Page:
And yet, in many families the “thank yous” end when the family walks in the door of its home. A husband who would never dream of not thanking a friend for a meal, eats a feast prepared by a wife without saying much. At most, the wife’s hours of work get a mumbled “thanks” from the husband.
Of course, the opposite is also true. Many wives who work in the home expect the husband to fill up that checking account and do not ever thank him. As Rabbi Paysach Krohn said, “A wife who wants to be thanked for the bread that she bakes has to thank her husband for the dough that he brings home.”
All of us train our kids to say “thank you” but Mommy and Daddy often are pretty poor role models when it comes to thanking each other. Rabbi Reuven Fink suggested that the reason some people may find it hard to thank their spouses is because in doing so they have admit they need their spouses and their spouses are their other halves. Wake up. Face reality. Your spouse is your other half. Thank him or her.
A simple and constant attitude of gratitude towards our spouses can change everything. Mat recalls it was literally a life changing moment when he and Brachie were first married, he came home from work and Brachie said: “Thanks for working for us today.” And she kept it up. Work, which before had seemed like drudgery now became what it really was: a way he helped his family. We know a couple who have an established ritual that when he comes home they first thank each other for working for the family-he at the office, she at home. Only later, after the glow of the gratefulness has worn off a little, do they address the family business issues.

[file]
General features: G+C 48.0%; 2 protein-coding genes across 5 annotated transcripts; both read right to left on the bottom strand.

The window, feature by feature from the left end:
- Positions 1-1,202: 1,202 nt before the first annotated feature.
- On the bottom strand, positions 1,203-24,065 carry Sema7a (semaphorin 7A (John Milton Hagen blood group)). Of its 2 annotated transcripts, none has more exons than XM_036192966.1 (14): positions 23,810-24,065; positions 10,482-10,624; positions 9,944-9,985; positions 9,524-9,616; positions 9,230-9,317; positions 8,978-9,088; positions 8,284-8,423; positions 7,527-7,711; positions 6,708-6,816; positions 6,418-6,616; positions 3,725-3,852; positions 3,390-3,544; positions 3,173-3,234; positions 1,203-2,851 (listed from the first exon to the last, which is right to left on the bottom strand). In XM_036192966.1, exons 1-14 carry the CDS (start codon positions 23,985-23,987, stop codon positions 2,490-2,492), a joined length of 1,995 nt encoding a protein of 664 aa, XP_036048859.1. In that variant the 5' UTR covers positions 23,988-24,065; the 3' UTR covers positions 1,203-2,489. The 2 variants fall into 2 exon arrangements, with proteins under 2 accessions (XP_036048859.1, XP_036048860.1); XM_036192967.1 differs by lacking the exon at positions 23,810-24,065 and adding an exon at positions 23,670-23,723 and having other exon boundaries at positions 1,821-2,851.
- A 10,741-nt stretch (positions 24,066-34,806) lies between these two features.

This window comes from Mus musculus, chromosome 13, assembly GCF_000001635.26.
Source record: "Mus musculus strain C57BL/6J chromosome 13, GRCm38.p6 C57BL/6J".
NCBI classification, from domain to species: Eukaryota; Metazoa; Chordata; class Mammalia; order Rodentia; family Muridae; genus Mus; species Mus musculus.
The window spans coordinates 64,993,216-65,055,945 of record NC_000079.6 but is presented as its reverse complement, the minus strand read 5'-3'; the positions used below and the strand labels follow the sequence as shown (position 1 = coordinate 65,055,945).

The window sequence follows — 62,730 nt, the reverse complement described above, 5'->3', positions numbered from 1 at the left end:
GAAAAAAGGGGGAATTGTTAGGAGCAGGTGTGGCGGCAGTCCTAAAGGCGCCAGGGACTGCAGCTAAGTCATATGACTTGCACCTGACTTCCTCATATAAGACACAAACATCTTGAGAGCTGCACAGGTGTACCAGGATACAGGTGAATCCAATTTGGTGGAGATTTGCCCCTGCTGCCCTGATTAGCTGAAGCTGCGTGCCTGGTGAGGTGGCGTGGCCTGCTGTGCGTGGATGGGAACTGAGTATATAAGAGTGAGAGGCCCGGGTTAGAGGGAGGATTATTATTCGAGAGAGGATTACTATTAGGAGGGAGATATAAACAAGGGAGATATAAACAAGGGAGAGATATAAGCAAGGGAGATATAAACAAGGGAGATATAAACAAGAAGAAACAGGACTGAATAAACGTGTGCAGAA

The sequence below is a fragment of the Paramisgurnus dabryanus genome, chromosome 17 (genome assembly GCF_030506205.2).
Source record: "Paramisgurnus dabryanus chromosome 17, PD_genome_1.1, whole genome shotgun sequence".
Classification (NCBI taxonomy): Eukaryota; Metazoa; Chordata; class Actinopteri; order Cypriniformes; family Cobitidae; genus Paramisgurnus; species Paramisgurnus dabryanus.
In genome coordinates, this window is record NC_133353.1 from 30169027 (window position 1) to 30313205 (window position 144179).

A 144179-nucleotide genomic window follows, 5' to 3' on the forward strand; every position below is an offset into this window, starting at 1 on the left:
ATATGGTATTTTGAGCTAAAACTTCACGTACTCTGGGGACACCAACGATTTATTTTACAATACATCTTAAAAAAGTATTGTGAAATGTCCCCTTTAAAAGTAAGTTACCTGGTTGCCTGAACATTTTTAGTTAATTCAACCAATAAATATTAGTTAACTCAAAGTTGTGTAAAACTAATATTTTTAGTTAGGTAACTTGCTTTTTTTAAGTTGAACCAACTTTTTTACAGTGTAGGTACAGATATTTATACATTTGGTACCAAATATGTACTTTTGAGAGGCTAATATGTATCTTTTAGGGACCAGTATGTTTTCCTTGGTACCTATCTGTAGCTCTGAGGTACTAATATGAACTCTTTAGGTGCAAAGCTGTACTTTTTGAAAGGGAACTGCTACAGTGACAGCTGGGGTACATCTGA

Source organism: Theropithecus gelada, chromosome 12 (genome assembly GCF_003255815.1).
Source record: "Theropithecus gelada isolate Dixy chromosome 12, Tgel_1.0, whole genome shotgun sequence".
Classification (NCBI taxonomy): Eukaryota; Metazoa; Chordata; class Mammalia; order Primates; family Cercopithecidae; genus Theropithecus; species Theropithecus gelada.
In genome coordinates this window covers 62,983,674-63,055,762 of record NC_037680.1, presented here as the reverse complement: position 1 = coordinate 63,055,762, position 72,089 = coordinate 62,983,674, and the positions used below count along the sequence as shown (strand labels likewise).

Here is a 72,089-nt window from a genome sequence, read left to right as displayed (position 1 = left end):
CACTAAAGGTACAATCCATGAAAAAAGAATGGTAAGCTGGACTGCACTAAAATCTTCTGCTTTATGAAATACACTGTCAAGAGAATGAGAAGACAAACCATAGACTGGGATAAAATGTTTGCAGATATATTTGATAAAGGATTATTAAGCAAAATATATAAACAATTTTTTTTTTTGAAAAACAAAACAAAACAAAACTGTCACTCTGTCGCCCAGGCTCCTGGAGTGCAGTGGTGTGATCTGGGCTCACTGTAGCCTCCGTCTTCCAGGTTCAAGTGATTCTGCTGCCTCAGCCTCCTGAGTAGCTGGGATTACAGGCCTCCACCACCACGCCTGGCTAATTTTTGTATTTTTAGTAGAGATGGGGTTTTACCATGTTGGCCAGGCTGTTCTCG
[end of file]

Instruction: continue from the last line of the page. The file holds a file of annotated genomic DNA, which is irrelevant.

Rav Pam noted that, if we see the purpose in otherwise mundane activities, it is easier to do them.[4] If one spouse is grateful for the hard work the other does, it gives a new purpose to the work. In fact, maybe this sense of purpose accounts for all or part of the reason married couples make more money and accumulate more wealth than singles.[5]
Rav Krohn suggests that everyone take an index card and write down the things he/she is grateful for and review the list. We think this is a great idea that will make you have a happier life and is entirely supported by findings in neuroscience that writing things down makes them firmer in your brain even if you don’t believe them strongly.[6] Since this blog is about marriage, we ask that you write a specific list about things you are grateful for that your spouse does. Be specific and write it down!  This should be a somewhat different list than the list of your spouse’s good qualities we asked you to write in an earlier blog.  We are certain your spouse has good qualities beyond what they do for you. And, if the two list are the same what you really are saying is that goodness is defined by what your spouse does for you. Think about that.